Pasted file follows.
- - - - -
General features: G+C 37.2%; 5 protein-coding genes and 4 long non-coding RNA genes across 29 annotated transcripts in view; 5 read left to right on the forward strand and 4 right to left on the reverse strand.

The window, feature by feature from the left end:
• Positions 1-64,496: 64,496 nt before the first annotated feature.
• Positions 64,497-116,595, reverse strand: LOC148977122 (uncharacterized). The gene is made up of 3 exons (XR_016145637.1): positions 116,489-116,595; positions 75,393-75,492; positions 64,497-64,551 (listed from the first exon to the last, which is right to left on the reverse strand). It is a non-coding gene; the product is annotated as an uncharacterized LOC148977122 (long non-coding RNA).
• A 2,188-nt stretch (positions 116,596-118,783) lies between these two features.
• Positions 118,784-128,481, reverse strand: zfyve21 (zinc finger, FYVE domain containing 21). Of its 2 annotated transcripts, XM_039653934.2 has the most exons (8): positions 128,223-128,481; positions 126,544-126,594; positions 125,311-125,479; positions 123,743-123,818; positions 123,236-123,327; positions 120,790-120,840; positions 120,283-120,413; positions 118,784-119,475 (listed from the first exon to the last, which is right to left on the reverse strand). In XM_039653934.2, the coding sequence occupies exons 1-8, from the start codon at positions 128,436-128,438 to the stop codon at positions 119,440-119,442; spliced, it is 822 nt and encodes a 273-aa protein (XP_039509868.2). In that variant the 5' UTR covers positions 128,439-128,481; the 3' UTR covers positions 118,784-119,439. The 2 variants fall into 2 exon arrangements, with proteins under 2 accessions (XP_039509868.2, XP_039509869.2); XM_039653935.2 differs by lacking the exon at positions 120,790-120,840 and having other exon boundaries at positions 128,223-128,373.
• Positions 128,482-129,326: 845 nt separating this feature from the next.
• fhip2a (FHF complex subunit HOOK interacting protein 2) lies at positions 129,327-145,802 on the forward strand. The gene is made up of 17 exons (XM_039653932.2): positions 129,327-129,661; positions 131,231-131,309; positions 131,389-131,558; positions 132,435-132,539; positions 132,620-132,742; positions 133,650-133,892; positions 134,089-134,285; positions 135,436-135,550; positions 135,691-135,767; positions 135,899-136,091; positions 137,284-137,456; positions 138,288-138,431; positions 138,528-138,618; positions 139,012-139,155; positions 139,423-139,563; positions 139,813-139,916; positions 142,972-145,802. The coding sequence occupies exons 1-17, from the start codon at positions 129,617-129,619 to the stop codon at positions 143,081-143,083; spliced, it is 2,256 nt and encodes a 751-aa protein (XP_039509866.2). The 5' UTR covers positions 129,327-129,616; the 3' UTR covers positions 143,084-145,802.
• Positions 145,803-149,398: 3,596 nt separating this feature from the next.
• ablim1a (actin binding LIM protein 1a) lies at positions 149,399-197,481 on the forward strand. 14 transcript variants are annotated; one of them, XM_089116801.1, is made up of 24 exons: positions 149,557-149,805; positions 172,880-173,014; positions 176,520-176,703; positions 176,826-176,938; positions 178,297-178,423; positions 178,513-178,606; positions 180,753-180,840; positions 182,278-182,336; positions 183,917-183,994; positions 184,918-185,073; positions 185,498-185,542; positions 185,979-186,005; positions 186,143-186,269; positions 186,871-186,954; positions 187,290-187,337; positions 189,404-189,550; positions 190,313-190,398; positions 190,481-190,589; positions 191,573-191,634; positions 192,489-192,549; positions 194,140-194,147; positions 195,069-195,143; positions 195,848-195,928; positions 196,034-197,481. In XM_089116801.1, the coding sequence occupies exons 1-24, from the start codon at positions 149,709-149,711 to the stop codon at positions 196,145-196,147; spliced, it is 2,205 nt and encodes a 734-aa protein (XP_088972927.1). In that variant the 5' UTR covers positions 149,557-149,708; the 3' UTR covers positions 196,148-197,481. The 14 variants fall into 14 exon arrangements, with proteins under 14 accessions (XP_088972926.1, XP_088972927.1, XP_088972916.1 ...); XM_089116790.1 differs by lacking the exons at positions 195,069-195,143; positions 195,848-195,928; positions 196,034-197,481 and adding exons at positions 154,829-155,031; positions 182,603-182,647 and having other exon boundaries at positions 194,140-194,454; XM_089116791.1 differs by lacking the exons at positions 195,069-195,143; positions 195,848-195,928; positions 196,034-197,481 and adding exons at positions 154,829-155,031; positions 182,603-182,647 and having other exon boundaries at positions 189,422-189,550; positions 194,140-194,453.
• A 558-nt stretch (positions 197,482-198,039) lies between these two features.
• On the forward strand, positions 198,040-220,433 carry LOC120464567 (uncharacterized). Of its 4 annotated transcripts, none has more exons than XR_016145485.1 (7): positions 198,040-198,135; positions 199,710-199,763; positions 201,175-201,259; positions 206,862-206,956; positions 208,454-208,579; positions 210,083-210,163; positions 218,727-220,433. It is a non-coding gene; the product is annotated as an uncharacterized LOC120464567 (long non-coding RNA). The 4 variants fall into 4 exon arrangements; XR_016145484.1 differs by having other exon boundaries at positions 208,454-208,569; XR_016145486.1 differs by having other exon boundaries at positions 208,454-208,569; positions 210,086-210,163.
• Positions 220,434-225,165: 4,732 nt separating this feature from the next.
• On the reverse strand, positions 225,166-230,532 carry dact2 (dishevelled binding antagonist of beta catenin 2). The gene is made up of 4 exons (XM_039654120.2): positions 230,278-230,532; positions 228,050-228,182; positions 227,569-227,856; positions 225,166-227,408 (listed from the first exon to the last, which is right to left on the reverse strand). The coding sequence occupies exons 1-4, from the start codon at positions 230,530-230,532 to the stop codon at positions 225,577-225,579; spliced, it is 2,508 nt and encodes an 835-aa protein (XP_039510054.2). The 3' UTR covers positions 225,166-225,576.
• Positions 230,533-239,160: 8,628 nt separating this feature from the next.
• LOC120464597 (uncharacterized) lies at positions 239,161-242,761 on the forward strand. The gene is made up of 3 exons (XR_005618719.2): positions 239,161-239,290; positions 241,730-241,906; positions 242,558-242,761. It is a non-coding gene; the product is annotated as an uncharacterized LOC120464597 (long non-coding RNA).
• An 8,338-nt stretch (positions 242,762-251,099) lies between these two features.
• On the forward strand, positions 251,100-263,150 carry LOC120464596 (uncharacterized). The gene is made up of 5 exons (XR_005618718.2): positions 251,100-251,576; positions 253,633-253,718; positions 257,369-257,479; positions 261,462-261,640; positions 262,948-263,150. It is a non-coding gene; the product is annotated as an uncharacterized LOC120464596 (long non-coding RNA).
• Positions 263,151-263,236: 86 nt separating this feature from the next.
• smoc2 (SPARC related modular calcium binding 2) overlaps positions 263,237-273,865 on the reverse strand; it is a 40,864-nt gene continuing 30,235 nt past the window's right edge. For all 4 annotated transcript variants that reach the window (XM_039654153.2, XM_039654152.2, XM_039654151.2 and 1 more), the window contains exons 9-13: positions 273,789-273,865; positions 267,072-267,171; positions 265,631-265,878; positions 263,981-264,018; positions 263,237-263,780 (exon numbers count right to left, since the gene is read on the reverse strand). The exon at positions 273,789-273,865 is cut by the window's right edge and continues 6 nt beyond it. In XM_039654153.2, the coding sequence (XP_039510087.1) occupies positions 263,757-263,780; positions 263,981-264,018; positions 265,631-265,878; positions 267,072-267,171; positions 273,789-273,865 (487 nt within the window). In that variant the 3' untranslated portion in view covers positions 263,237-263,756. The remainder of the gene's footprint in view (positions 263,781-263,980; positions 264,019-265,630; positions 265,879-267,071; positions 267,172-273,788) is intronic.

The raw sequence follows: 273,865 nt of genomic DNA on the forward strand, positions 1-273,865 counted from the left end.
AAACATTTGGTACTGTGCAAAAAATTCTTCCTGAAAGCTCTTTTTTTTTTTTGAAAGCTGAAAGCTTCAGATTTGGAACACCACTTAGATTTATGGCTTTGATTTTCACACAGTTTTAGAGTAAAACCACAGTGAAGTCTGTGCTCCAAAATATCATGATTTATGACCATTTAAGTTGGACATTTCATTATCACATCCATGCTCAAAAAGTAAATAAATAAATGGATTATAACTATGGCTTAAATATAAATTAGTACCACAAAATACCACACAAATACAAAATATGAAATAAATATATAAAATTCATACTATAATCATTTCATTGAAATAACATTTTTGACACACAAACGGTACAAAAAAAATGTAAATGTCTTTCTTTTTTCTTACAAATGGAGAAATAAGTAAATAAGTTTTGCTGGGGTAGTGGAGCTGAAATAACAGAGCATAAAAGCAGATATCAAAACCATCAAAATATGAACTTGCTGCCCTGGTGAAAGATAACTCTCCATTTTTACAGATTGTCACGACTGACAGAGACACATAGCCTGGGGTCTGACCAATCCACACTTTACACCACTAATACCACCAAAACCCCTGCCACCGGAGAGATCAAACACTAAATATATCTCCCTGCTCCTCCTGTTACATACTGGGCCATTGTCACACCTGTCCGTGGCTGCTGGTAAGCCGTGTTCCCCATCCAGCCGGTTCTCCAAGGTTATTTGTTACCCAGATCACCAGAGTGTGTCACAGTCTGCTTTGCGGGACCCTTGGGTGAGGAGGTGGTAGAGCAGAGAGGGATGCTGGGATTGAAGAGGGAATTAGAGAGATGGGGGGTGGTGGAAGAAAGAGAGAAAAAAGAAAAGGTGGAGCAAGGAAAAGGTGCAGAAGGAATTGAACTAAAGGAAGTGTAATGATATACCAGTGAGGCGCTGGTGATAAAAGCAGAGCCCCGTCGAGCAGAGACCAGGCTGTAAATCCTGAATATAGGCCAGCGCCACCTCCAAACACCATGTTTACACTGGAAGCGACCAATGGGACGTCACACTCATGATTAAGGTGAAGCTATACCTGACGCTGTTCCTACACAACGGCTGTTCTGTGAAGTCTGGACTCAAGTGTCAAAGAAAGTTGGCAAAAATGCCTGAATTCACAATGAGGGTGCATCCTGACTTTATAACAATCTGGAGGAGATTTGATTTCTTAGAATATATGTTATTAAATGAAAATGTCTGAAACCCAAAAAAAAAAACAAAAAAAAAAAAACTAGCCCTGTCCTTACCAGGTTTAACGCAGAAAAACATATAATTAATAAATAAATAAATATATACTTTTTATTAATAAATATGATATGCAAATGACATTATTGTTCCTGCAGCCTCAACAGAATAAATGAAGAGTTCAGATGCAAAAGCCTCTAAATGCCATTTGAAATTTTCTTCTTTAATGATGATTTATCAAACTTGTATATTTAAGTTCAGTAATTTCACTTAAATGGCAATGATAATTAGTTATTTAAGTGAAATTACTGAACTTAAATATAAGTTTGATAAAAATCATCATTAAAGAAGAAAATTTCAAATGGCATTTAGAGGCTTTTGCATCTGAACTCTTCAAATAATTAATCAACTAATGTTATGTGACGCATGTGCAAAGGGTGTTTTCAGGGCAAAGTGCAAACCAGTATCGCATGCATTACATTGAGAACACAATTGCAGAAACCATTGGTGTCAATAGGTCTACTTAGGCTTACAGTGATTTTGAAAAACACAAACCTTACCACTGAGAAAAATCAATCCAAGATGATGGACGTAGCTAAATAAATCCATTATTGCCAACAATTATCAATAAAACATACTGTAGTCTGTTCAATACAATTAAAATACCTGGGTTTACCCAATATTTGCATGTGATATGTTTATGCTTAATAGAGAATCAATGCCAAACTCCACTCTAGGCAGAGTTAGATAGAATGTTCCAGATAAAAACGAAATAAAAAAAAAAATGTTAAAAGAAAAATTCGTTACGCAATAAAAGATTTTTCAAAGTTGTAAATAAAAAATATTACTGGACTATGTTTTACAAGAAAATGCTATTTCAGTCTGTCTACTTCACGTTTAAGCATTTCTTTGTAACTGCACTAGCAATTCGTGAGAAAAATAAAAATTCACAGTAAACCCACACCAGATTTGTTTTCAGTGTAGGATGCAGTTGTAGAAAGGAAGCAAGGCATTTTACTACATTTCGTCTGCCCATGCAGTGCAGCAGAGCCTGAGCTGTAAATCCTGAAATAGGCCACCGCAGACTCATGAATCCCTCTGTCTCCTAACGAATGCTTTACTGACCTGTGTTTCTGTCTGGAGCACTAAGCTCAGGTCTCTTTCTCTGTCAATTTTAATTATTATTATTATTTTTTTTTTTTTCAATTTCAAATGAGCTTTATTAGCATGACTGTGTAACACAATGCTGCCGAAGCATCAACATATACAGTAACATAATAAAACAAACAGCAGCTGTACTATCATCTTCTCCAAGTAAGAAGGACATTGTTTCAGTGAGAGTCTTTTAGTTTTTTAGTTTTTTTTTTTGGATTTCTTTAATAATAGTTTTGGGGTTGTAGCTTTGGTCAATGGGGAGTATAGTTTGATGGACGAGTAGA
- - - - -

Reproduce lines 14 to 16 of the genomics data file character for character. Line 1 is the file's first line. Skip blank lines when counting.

• On the reverse strand, positions 225,166-230,532 carry dact2 (dishevelled binding antagonist of beta catenin 2). The gene is made up of 4 exons (XM_039654120.2): positions 230,278-230,532; positions 228,050-228,182; positions 227,569-227,856; positions 225,166-227,408 (listed from the first exon to the last, which is right to left on the reverse strand). The coding sequence occupies exons 1-4, from the start codon at positions 230,530-230,532 to the stop codon at positions 225,577-225,579; spliced, it is 2,508 nt and encodes an 835-aa protein (XP_039510054.2). The 3' UTR covers positions 225,166-225,576.
• Positions 230,533-239,160: 8,628 nt separating this feature from the next.
• LOC120464597 (uncharacterized) lies at positions 239,161-242,761 on the forward strand. The gene is made up of 3 exons (XR_005618719.2): positions 239,161-239,290; positions 241,730-241,906; positions 242,558-242,761. It is a non-coding gene; the product is annotated as an uncharacterized LOC120464597 (long non-coding RNA).